Maybe you can relate? Have you ever experienced waking up after a night of drinking and having what has become known as a ‘hangxiety’? In this article, we will discuss how a hangover with anxiety comes about and give you some useful tips.
Hangover anxiety or ‘Hangxiety’
Hangxiety is not just a cute sounding name, it actually refers to the physical and emotional experience that you have from hangover. This includes hangover anxiety or even feelings of depression during the day or days after drinking alcohol.
A Hangover, of course, includes those familiar physical symptoms of dry mouth, headache, fatigue, dizziness, and decreased concentration. A hangover can also leave you feeling emotionally tired with anxiety.
I’m sure you may have, at some point, experienced a hangover. There are many articles online that provide help and tips to deal with a hangover. It is common to joke about hangovers. How often have you heard people boast or tell of their drinking antics? Who’s not been to a wedding where the best man has given a speech talking about the bridegroom’s antics of alcohol, hangovers and drinking episodes?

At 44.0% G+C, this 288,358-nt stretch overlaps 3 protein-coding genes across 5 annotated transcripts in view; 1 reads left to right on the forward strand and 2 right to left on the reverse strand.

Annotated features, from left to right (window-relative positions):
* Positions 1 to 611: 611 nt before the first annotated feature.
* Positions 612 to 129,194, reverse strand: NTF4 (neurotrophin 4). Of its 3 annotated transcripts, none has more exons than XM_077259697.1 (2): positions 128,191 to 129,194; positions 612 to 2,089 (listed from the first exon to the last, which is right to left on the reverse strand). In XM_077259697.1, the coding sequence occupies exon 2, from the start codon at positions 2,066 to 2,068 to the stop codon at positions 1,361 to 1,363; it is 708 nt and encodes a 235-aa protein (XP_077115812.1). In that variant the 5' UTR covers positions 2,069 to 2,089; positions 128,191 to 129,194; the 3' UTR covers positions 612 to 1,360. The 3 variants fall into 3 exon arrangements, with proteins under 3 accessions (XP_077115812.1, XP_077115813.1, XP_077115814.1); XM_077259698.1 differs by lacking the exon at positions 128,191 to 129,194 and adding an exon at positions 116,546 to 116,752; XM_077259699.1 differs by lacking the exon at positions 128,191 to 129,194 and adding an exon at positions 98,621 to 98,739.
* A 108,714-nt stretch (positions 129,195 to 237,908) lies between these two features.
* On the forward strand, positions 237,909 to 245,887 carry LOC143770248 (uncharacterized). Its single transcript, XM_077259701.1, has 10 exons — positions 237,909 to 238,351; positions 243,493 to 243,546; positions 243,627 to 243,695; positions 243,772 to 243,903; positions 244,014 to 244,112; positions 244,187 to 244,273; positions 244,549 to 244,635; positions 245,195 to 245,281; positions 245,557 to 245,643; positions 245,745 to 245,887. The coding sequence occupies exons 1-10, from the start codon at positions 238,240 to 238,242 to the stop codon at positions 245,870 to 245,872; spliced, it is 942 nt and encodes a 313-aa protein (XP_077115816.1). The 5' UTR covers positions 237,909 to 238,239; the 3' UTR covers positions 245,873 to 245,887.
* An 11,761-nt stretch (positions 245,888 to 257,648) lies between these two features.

Hangover anxiety is a real, yet unrecognised, challenge for many
However, this phenomenon of a hangover anxiety is an important anxiety condition to be aware of. It’s no laughing matter. We often think that consuming alcohol is harmless. Yet for some people it can exacerbate anxiety or even, in certain situations, cause anxiety as well. If you’ve ever experienced hangover anxiety, you will know that it’s a serious condition. In the morning you wake up, with not just with a heavy head, but you might also have unpleasant feelings in your stomach and even may have digestive or bowel symptoms, such as diarrhoea or constipation. Hangover anxiety includes experiencing paranoid thoughts or worrying thoughts. These might be about what you might have done during the evening before or about yourself or about feeling out of control around alcohol.